Taken to extremes, the jealousy of songs like that written by La Farge encourages us to treat every civic ceremony, every civic ritual, with skepticism. This is a tendency especially present in certain species of academic, cultural analysis, that seek to uncover the way that civic sites serve hidden political and economic interests. To the eyes of learned cynics, almost every civic site or ritual can be seen as asserting and protecting the unjust interests of the wealthy and powerful few against the claims of the beleaguered many. When we succumb to cynicism, commitment and attachment vanish.
Jealousy and commitment, in other words, exist in continual tension. Each, when emphasized unduly, corrodes the other. They must be in balance if republican society is to prosper.
James Madison, writing in Federalist 55, captured this sentiment. There is present in the nature of humans, he wrote, “some degree of depravity” that “requires a certain degree of circumspection and distrust.” Laws, and the order they provide, are necessary to secure a just society, since by intrinsic predilection so very many people are disinclined to treat others justly.
However, Madison writes, we also possess higher, nobler faculties. “There are other qualities in human nature,” he suggested, “which justify a certain portion of esteem and confidence.”
American constitutionalism embraces the project of creating government predicated on the sovereignty of the great mass of the people. It rejects other alternatives, like governments premised on the authority of monarchs or aristocrats, or worse, on the naked power of despots backed by armed force and secret police. To be an engaged citizen of this country is to be actively committed to the success of republican government.
Republican government depends on the exercise of these nobler qualities of human nature. “Republican government,” Madison says, “presupposes the existence of these qualities in a higher degree than any other form.”
Taken to extreme, an over-zealous inclination towards suspicion and distrust implies that the entire republican project is misguided. “Were the pictures which have been drawn by the political jealousy of some among us, faithful likenesses of the human character,” Madison wrote, “the inference would be that there is not sufficient virtue among men for self-government; and that nothing less than the chains of despotism can restrain them from destroying and devouring one another.”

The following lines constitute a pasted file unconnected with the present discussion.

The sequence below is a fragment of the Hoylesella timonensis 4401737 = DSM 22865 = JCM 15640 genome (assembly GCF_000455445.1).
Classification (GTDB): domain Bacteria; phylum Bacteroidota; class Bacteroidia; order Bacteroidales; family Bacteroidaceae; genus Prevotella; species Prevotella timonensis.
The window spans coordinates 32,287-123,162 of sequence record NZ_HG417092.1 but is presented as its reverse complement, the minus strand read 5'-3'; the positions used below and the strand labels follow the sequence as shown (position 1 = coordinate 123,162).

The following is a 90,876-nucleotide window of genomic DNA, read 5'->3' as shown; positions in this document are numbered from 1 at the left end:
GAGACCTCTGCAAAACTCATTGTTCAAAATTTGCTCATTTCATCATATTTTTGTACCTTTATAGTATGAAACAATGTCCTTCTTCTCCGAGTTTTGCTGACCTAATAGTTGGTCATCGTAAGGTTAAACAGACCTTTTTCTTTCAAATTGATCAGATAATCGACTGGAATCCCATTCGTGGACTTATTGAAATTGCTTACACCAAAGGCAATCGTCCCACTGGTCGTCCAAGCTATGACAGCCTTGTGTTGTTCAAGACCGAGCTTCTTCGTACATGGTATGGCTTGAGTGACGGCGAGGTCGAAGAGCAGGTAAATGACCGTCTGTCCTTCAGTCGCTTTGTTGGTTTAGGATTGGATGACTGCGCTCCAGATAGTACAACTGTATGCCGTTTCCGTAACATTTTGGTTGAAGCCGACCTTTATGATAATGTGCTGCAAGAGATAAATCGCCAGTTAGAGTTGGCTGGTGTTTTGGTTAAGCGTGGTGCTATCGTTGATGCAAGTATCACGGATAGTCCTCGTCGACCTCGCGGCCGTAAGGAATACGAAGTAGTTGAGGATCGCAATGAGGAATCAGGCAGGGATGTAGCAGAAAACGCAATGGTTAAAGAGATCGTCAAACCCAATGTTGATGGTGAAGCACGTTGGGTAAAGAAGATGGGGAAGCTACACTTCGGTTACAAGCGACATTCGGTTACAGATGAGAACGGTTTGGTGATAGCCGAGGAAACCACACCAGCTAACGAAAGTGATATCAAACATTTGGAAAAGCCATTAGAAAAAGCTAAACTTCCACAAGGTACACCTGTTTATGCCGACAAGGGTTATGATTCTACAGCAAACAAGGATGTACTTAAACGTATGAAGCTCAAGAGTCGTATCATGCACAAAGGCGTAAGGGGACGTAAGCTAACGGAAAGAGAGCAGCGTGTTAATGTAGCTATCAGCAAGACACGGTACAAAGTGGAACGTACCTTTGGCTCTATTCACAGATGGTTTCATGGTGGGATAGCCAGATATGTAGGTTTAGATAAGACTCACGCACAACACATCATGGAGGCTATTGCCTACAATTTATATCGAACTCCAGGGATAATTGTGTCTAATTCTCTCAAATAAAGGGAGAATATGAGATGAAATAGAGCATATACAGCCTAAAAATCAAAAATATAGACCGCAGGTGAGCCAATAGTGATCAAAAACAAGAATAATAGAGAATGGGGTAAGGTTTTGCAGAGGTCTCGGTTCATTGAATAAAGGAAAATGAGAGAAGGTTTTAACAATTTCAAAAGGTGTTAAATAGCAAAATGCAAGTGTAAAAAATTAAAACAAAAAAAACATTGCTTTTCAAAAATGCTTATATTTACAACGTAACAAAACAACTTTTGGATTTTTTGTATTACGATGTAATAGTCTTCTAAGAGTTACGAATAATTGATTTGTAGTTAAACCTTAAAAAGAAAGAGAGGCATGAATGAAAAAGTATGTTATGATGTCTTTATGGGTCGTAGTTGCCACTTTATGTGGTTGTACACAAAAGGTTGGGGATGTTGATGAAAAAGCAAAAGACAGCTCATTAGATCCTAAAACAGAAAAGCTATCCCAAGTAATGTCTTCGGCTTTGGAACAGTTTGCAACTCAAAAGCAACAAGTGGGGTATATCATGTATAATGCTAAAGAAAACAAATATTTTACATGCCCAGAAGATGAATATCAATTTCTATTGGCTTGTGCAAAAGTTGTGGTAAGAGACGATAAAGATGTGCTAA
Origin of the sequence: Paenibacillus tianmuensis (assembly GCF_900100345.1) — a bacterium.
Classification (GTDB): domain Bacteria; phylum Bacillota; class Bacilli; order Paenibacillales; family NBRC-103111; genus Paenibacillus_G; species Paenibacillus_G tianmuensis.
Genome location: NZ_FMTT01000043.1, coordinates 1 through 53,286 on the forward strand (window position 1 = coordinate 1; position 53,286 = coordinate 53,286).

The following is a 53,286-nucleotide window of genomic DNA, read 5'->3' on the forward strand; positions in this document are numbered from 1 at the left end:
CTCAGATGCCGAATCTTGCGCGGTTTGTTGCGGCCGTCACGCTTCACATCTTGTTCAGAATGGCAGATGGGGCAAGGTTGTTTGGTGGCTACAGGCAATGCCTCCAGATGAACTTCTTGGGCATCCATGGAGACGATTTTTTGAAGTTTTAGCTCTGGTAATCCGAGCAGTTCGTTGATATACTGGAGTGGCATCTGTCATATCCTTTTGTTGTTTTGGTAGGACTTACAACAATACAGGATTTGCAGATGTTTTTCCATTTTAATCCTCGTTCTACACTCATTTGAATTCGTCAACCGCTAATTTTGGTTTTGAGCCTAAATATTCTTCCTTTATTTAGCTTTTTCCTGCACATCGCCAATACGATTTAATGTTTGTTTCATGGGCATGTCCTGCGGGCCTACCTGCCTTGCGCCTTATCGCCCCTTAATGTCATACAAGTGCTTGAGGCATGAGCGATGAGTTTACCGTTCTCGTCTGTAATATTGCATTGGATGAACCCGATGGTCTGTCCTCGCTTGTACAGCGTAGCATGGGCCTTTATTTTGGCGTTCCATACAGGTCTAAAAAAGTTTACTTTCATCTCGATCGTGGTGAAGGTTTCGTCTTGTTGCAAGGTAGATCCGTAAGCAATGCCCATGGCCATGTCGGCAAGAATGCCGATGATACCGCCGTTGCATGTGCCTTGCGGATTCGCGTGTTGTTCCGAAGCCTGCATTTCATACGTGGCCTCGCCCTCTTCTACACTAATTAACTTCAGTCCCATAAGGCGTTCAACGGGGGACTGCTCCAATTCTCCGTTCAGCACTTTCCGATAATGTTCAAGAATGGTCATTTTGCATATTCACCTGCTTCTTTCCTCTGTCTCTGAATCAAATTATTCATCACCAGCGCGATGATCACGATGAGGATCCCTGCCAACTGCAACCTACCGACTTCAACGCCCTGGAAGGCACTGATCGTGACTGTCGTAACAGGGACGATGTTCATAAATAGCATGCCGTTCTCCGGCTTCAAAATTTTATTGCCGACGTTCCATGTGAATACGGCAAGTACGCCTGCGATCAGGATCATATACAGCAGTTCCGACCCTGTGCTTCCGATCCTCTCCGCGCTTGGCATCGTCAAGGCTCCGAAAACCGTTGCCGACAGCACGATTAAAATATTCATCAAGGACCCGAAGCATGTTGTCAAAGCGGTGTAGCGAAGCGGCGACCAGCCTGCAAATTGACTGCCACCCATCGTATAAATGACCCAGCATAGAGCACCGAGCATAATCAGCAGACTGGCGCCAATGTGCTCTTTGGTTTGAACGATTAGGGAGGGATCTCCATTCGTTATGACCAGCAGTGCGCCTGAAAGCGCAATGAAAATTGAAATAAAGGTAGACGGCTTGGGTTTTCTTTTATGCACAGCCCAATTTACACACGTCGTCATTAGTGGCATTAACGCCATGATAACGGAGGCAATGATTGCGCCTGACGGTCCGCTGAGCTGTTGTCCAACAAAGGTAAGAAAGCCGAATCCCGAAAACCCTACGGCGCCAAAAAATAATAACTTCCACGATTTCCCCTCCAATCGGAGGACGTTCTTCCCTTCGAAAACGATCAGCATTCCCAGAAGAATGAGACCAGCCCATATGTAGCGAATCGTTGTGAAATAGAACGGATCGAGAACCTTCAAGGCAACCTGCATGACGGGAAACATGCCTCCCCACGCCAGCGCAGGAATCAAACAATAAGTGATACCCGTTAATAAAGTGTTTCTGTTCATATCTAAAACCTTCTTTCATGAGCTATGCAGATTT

Cultural and political tendencies operative in contemporary America make it difficult to sustain the moderation Madison recommended. Political processes that emphasize jealousy and discourage attachment and commitment seem everywhere to prevail. Public figures across our political spectrum delight in unmasking the underlying motivations of their opponents, and more generally of the government institutions that they oppose. Politicians distrustful of government bureaucracies work to undermine civic attachment more broadly. In their eagerness to starve the American leviathan, many political figures are willing to deny to it any legitimate authority at all.
The United States Marines admirably celebrate self-sacrifice for the common good. The virtues they display encourage all of us to think more broadly about the larger well-being of the society in which we live. That is what it means to live in a commonwealth. But our broader culture celebrates instead the cynicism of the entertainment we watch and absorbs productions like “Game of Thrones” or “House of Cards.” If everything reduces solely to the will to power, why should anyone be willing to sacrifice for the greater good?
Our country requires moderate patriotism from its citizens. It requires vigilance and suspicion, but also steadfast respect and commitment. It is a balance that is not easy to sustain. Perhaps it is true of all ages, but it is certainly true today, that cynicism comes easily. If this country—our country—is worth preserving, it requires from us an abiding patriotism. It requires an act of faith from all of us, that we possess together the character and spirit and will necessary to sustain it. It is a glorious, beautiful, and difficult thing to which you have committed yourself, when you took the oath of citizenship—to do the hard work necessary to sustain this kind of nation, this kind of society, this kind of people, for the benefit of yourselves and your neighbors, and your children, and grandchildren, and generations yet to be born.